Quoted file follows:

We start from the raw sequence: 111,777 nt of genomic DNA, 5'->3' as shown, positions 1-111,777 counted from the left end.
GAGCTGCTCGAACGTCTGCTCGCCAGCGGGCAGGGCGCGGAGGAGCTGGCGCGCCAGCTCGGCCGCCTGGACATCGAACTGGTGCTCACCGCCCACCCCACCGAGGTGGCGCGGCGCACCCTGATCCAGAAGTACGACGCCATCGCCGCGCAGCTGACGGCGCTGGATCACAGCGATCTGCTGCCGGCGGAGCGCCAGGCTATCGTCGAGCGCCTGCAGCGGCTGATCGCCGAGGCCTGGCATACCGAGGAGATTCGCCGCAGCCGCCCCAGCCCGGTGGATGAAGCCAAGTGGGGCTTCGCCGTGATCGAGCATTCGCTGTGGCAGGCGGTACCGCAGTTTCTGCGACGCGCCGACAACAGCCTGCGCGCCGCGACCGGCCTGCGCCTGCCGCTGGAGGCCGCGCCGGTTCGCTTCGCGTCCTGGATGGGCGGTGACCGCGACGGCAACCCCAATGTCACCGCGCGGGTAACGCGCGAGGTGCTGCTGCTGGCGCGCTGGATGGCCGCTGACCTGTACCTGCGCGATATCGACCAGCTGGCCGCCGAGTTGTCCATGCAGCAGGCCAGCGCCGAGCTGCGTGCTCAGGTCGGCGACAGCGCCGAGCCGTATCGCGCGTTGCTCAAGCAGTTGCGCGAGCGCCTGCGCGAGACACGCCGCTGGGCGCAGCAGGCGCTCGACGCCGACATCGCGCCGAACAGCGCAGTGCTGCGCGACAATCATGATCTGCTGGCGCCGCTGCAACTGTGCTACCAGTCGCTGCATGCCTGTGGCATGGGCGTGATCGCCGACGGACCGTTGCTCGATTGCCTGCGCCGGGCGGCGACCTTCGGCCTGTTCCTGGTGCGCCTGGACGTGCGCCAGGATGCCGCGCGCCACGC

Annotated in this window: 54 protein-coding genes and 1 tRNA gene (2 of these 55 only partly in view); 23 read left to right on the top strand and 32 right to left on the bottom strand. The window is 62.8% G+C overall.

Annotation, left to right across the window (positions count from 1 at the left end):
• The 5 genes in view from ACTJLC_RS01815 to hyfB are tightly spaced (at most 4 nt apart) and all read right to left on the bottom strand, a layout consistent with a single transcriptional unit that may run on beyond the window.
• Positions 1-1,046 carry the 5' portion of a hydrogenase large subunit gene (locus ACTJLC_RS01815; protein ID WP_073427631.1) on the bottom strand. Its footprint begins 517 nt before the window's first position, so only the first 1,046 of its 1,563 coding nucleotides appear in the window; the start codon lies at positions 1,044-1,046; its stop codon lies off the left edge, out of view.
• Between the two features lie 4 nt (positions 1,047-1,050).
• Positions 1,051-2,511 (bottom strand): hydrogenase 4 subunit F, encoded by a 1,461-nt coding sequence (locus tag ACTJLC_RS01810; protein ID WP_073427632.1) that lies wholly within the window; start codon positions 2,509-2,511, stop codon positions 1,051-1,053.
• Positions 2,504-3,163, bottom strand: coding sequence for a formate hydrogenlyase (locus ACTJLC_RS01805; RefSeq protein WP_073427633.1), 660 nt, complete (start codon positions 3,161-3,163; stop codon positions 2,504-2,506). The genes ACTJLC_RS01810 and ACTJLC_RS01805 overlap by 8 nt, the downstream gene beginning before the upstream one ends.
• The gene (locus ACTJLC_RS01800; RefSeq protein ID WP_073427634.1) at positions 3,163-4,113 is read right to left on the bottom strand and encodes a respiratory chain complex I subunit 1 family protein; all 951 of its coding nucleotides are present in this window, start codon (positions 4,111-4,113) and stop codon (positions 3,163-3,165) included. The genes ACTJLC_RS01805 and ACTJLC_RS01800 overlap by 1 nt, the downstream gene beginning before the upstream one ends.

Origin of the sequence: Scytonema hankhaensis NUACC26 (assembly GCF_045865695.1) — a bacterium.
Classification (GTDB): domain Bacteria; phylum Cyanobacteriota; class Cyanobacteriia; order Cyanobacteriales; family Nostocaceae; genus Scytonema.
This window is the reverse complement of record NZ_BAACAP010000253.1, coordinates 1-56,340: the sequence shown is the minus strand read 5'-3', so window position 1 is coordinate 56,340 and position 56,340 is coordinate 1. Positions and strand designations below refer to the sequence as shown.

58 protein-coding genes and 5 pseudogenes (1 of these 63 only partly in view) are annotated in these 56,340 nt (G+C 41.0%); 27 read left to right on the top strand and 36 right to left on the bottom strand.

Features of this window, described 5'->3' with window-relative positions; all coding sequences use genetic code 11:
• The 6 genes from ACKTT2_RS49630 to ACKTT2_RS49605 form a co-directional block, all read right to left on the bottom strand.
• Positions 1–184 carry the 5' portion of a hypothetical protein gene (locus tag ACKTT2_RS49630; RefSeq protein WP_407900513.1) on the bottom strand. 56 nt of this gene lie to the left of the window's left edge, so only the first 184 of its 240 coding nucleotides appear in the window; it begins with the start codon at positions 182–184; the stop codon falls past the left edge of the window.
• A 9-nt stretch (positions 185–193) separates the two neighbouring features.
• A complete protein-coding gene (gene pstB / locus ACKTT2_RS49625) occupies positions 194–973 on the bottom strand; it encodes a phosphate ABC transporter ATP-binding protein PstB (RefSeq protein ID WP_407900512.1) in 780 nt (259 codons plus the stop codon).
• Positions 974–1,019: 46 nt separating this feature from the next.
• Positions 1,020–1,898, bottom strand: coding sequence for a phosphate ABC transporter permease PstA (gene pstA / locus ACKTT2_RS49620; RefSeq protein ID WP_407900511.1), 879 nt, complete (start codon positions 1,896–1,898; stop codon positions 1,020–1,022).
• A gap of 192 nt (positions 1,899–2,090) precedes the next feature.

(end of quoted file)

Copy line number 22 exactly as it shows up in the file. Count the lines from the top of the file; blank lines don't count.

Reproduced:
• A gap of 192 nt (positions 1,899–2,090) precedes the next feature.